Education Reform on the Big Screen

September 24th, 2010

Category: News

Since the publication of A Nation at Risk in 1983, we have heard the constant refrain that our public schools fail to prepare students for participation in the evolving global economy.  However, the public has expressed wariness about reform because there is a disconnect between the perception of an individual family’s education experience compared to the education system as a whole.  This year, the film industry and education reformers hope to change that. 

Throughout 2010, several films are tackling various problems within our education system.  Although each comes from a different angle, the unequivocal message underlying each movie is clear: the status quo needs to change.  Films include:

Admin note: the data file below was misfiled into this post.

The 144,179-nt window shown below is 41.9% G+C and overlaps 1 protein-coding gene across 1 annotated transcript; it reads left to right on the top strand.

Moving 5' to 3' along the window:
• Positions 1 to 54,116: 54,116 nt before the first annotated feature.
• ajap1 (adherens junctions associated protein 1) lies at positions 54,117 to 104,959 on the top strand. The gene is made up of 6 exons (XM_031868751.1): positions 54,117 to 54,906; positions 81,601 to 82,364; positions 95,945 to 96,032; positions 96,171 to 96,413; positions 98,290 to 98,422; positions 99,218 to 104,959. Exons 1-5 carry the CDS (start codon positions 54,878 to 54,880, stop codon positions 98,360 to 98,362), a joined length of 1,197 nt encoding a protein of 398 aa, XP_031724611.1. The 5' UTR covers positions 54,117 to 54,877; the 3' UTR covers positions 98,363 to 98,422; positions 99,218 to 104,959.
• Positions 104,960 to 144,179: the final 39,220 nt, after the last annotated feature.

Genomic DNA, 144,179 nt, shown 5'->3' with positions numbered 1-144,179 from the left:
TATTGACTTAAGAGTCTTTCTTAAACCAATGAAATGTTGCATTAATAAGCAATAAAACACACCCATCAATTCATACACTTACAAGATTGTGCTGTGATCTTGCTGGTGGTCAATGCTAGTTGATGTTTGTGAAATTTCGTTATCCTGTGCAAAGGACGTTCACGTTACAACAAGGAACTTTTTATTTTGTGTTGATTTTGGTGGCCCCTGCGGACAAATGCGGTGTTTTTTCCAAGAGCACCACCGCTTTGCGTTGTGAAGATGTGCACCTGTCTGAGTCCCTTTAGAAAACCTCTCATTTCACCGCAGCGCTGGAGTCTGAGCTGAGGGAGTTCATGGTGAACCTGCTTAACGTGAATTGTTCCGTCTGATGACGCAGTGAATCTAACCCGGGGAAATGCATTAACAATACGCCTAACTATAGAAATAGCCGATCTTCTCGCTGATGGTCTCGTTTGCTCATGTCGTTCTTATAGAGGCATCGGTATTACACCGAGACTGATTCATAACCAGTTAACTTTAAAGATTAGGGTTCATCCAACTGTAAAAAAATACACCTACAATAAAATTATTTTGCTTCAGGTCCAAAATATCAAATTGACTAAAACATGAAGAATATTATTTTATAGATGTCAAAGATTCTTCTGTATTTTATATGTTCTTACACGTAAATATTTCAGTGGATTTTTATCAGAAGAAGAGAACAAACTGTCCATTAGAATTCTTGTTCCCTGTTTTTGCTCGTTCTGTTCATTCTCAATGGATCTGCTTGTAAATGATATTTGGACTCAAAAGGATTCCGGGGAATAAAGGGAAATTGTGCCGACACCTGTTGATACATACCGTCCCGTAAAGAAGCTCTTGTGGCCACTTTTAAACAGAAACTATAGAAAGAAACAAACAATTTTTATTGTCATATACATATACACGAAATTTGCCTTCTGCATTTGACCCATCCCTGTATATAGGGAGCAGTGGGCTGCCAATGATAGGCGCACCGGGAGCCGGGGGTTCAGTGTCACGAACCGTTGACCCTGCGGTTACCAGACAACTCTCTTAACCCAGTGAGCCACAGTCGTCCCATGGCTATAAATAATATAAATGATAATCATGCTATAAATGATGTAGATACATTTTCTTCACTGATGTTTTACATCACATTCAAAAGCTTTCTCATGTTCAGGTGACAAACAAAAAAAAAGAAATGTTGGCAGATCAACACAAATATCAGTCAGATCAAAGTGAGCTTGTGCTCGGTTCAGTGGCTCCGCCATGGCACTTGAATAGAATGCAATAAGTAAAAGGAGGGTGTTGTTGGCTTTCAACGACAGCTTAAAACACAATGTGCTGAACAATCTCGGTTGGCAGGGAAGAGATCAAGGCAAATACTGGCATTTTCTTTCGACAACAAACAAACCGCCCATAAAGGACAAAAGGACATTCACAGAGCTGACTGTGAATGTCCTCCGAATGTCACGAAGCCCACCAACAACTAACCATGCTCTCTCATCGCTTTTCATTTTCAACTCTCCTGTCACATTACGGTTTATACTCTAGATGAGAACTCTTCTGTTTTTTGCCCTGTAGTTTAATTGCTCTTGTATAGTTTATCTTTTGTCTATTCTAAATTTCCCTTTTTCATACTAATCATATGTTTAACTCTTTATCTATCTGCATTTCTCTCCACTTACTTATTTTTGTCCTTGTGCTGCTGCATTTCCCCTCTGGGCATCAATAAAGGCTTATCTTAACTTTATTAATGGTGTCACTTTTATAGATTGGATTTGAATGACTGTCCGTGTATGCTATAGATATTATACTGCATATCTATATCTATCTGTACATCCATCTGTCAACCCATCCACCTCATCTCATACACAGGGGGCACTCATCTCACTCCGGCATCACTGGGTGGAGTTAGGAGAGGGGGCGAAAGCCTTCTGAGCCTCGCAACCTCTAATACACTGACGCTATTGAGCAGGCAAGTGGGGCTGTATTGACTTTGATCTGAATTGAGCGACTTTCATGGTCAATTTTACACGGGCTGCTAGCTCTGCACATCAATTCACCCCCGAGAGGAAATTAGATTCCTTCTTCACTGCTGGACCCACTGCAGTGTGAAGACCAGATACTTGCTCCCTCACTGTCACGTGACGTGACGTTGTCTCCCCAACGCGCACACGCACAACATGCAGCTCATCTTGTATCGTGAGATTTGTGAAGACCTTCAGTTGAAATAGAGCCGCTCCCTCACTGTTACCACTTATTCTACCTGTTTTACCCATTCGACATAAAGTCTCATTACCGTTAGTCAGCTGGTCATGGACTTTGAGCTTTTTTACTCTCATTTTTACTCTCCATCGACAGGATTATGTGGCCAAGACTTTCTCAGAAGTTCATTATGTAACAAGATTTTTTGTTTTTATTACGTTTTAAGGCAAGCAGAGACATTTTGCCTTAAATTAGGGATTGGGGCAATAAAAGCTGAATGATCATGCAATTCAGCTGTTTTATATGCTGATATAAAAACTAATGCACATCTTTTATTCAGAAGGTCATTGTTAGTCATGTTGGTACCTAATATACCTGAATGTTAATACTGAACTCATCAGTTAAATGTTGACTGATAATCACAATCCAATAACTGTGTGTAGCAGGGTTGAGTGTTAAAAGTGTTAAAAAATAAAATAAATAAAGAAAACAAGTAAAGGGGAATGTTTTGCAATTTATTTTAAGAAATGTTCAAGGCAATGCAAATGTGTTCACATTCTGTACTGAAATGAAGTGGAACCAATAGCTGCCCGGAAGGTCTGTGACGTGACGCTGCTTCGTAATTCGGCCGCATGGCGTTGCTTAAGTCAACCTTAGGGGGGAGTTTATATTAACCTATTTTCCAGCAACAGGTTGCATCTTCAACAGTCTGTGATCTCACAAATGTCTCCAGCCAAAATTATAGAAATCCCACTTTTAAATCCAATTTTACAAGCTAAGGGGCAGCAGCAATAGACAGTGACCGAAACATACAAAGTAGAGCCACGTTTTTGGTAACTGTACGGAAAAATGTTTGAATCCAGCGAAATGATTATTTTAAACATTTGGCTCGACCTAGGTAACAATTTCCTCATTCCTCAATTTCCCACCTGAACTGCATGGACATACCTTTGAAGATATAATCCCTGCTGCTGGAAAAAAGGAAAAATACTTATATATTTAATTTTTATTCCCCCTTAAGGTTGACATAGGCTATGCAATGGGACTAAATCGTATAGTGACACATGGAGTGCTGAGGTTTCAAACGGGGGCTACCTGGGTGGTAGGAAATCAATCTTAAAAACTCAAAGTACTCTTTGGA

• Waiting for Superman – Chronicles five students across the country as they apply for access into a local charter school while providing parallel analysis on the failures of the nation’s school system as a whole.
  • The Lottery – Highlights the struggle of four families in Harlem and the Bronx who have entered the lottery in order to attend one of the local high-performing charter schools. 
  • Race to Nowhere – Depicts the negative consequences on students and teachers as they work within a high-stakes public school environment.
  • The Cartel – Highlights struggling New Jersey communities seeking to provide a better education for their students while simultaneously analyzing the political and financial forces fighting to maintain the status quo.

Although the effect of these films on the national education reform conversation is not yet known, we hope that every viewer walks away inspired to demand the best education possible for every student.

Brett Turner



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